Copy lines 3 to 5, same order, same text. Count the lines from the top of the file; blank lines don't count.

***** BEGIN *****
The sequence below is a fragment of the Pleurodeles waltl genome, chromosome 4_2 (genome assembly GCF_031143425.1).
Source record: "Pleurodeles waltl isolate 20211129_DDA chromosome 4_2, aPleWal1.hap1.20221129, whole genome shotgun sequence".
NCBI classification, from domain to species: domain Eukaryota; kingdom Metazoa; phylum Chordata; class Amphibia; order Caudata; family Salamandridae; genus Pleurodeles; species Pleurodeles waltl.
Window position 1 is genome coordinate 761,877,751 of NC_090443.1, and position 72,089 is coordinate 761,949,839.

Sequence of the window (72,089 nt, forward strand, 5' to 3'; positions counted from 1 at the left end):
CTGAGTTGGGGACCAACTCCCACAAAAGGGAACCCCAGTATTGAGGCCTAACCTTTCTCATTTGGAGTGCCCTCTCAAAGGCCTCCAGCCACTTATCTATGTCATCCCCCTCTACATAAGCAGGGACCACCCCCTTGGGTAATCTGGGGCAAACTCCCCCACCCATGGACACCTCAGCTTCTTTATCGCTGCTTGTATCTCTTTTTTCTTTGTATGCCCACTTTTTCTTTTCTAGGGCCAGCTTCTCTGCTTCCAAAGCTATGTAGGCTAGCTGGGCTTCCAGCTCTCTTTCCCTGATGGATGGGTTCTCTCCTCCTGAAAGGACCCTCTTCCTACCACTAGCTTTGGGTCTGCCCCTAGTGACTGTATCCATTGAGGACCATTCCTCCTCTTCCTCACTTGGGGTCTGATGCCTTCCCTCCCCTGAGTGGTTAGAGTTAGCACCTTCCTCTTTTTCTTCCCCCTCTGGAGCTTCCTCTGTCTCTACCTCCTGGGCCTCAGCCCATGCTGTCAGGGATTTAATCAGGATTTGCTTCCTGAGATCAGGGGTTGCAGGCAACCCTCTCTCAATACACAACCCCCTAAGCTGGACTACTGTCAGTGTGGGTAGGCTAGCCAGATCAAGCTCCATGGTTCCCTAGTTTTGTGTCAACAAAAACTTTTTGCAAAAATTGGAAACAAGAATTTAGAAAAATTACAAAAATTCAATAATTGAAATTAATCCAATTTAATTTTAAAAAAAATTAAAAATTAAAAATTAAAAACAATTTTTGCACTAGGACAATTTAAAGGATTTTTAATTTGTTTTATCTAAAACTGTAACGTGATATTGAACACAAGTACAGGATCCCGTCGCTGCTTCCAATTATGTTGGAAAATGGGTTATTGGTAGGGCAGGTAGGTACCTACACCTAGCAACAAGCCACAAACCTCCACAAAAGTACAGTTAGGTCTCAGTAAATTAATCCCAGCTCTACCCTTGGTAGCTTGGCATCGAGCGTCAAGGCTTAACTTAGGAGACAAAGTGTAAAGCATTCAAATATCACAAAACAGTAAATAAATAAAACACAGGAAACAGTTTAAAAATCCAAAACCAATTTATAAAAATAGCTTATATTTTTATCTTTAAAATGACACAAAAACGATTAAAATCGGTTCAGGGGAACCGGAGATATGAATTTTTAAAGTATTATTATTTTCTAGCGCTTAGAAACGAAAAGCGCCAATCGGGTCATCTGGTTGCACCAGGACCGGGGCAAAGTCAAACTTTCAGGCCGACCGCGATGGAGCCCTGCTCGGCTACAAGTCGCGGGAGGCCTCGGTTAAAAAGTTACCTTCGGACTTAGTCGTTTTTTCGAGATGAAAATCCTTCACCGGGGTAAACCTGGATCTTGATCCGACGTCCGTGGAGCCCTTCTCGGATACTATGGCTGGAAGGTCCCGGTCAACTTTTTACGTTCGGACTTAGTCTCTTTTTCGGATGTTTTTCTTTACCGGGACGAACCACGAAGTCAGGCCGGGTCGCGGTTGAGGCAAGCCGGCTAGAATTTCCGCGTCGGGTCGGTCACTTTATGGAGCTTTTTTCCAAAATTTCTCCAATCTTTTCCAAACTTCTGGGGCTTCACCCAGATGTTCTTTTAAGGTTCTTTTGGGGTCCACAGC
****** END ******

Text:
NCBI classification, from domain to species: domain Eukaryota; kingdom Metazoa; phylum Chordata; class Amphibia; order Caudata; family Salamandridae; genus Pleurodeles; species Pleurodeles waltl.
Window position 1 is genome coordinate 761,877,751 of NC_090443.1, and position 72,089 is coordinate 761,949,839.

Sequence of the window (72,089 nt, forward strand, 5' to 3'; positions counted from 1 at the left end):